It may be observed that a Linux-based Network Monitor in an environment will be able to see the web traffic it should monitor, but no incidents or a smaller number than expected will be generated from the data.
Inspection of the traffic received by the Monitor may reveal that some packets get dropped by the server (resulting in i.e. missing attachments, or whole parts of message), and there might be also a larger number of jumbo packets seen in the stream. Because of this, parts of the incoming message that contain violating data are lost and the server isn't able to generate corresponding incidents.
Packet loss can be confirmed by checking the PacketCapture logs on the Network Monitor. If there's a large number of entries "CaptureProcessor - Discarding x byte packet", this is a confirmation that the server is losing some traffic.
Another symptom can be that for those incidents that do get generated, the "Message Body" section of the Incident Snapshot may contain an error message "Http Message is corrupted". This is another indicator that the Network Monitor is discarding packets.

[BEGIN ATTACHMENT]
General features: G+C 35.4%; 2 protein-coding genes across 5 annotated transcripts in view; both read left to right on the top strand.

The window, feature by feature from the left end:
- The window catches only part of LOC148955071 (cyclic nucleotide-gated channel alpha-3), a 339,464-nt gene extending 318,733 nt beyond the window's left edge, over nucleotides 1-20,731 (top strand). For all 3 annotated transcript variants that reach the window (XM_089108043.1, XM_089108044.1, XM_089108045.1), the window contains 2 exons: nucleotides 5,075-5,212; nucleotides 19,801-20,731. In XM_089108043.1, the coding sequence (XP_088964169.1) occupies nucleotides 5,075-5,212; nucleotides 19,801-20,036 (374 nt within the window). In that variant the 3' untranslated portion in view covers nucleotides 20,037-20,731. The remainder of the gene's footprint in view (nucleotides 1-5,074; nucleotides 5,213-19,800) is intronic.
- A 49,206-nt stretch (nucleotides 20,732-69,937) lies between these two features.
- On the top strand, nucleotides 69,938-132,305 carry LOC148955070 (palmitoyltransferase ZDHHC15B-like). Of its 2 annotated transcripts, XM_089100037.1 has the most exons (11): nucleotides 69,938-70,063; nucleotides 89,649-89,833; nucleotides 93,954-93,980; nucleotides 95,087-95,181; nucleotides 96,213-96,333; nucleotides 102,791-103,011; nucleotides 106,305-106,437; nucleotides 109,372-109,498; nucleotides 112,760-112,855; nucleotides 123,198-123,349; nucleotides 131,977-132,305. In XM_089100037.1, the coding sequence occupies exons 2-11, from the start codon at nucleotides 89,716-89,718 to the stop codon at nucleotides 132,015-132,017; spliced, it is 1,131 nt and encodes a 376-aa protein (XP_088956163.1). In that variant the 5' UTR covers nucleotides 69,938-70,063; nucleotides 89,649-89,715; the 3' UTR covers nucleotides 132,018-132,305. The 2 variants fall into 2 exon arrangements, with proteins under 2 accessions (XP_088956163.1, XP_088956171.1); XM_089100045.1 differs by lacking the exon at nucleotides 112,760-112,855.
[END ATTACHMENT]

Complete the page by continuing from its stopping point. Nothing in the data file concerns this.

This may be caused by Linux-specific features - Large Receive Offload (LRO), Generic Segment Offload (GSO), Generic Reassembly Offload (GRO) and/or TCP Segment Offload (TSO). These features are enhancements introduced to newer versions of Linux. By default they will be enabled, which means that TCP segmentation and reassembly are performed by the network layer driver. That goes around the packet capture hooks responsible for catching the packets exactly as they appear on the wire.
As a result, there will be much more jumbo packets in the stream received by the Network Monitor that runs on Linux. These packets will be then discarded, resulting in incomplete messages and lowered detection.
First, check if the features are enabled by running the following command:
ethtool -k eth0
The features to look for are: generic-segmentation-offload, generic-receive-offload, large-receive-offload and tcp-segmentation-offload.
Disable the features by running the following commands:
ethtool --offload eth0 lro off ethtool --offload eth0 gso off ethtool --offload eth0 gro off ethtool --offload eth0 tso off
Then run ethtool -k eth0 again to check if all features are off now.
Run the commands for the interface used to capture and analyze incoming traffic on the Network Monitor. Eth0 is only an example and can be different on your server.
Subscribing will provide email updates when this Article is updated. Login is required.